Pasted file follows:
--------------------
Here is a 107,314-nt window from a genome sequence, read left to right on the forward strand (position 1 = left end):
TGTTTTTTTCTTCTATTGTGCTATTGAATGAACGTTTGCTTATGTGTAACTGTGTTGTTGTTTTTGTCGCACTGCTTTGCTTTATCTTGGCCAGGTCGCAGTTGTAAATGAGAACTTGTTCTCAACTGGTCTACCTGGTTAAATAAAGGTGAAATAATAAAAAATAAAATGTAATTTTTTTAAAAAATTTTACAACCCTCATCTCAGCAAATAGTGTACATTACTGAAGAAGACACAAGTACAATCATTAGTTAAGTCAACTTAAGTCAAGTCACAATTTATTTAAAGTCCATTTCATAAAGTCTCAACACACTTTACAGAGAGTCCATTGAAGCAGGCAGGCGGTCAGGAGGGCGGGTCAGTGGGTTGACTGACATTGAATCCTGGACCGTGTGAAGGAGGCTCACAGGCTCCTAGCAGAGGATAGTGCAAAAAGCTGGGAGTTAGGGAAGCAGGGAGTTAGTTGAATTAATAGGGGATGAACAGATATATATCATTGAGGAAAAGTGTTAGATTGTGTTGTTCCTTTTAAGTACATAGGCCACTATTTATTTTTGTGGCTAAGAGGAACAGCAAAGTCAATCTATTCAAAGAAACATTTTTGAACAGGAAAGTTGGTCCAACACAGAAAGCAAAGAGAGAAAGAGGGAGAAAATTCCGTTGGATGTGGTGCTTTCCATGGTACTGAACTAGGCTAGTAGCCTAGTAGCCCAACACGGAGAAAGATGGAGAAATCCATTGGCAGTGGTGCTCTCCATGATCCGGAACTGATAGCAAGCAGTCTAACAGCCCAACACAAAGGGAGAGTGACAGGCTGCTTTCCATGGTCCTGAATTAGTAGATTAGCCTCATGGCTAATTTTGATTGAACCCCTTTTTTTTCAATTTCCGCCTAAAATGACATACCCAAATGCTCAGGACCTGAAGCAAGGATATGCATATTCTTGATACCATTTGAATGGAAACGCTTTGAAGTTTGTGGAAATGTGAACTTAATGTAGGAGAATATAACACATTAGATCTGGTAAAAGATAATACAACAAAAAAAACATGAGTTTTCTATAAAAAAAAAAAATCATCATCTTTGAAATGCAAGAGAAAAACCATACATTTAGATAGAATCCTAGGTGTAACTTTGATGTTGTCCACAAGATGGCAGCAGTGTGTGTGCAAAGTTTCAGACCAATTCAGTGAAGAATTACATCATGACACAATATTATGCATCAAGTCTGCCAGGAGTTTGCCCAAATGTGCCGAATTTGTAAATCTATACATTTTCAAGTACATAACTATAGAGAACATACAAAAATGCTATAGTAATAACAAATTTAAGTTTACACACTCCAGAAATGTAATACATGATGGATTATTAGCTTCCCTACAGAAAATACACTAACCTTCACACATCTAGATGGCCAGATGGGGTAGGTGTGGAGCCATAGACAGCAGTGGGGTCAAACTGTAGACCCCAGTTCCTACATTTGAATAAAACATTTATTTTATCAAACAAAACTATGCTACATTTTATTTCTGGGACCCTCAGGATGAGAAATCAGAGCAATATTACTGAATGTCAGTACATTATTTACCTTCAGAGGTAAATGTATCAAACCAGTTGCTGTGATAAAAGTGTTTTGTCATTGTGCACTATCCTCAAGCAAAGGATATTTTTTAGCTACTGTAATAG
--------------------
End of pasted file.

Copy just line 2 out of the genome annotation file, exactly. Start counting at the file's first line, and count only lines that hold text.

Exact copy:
TGTTTTTTTCTTCTATTGTGCTATTGAATGAACGTTTGCTTATGTGTAACTGTGTTGTTGTTTTTGTCGCACTGCTTTGCTTTATCTTGGCCAGGTCGCAGTTGTAAATGAGAACTTGTTCTCAACTGGTCTACCTGGTTAAATAAAGGTGAAATAATAAAAAATAAAATGTAATTTTTTTAAAAAATTTTACAACCCTCATCTCAGCAAATAGTGTACATTACTGAAGAAGACACAAGTACAATCATTAGTTAAGTCAACTTAAGTCAAGTCACAATTTATTTAAAGTCCATTTCATAAAGTCTCAACACACTTTACAGAGAGTCCATTGAAGCAGGCAGGCGGTCAGGAGGGCGGGTCAGTGGGTTGACTGACATTGAATCCTGGACCGTGTGAAGGAGGCTCACAGGCTCCTAGCAGAGGATAGTGCAAAAAGCTGGGAGTTAGGGAAGCAGGGAGTTAGTTGAATTAATAGGGGATGAACAGATATATATCATTGAGGAAAAGTGTTAGATTGTGTTGTTCCTTTTAAGTACATAGGCCACTATTTATTTTTGTGGCTAAGAGGAACAGCAAAGTCAATCTATTCAAAGAAACATTTTTGAACAGGAAAGTTGGTCCAACACAGAAAGCAAAGAGAGAAAGAGGGAGAAAATTCCGTTGGATGTGGTGCTTTCCATGGTACTGAACTAGGCTAGTAGCCTAGTAGCCCAACACGGAGAAAGATGGAGAAATCCATTGGCAGTGGTGCTCTCCATGATCCGGAACTGATAGCAAGCAGTCTAACAGCCCAACACAAAGGGAGAGTGACAGGCTGCTTTCCATGGTCCTGAATTAGTAGATTAGCCTCATGGCTAATTTTGATTGAACCCCTTTTTTTTCAATTTCCGCCTAAAATGACATACCCAAATGCTCAGGACCTGAAGCAAGGATATGCATATTCTTGATACCATTTGAATGGAAACGCTTTGAAGTTTGTGGAAATGTGAACTTAATGTAGGAGAATATAACACATTAGATCTGGTAAAAGATAATACAACAAAAAAAACATGAGTTTTCTATAAAAAAAAAAAATCATCATCTTTGAAATGCAAGAGAAAAACCATACATTTAGATAGAATCCTAGGTGTAACTTTGATGTTGTCCACAAGATGGCAGCAGTGTGTGTGCAAAGTTTCAGACCAATTCAGTGAAGAATTACATCATGACACAATATTATGCATCAAGTCTGCCAGGAGTTTGCCCAAATGTGCCGAATTTGTAAATCTATACATTTTCAAGTACATAACTATAGAGAACATACAAAAATGCTATAGTAATAACAAATTTAAGTTTACACACTCCAGAAATGTAATACATGATGGATTATTAGCTTCCCTACAGAAAATACACTAACCTTCACACATCTAGATGGCCAGATGGGGTAGGTGTGGAGCCATAGACAGCAGTGGGGTCAAACTGTAGACCCCAGTTCCTACATTTGAATAAAACATTTATTTTATCAAACAAAACTATGCTACATTTTATTTCTGGGACCCTCAGGATGAGAAATCAGAGCAATATTACTGAATGTCAGTACATTATTTACCTTCAGAGGTAAATGTATCAAACCAGTTGCTGTGATAAAAGTGTTTTGTCATTGTGCACTATCCTCAAGCAAAGGATATTTTTTAGCTACTGTAATAG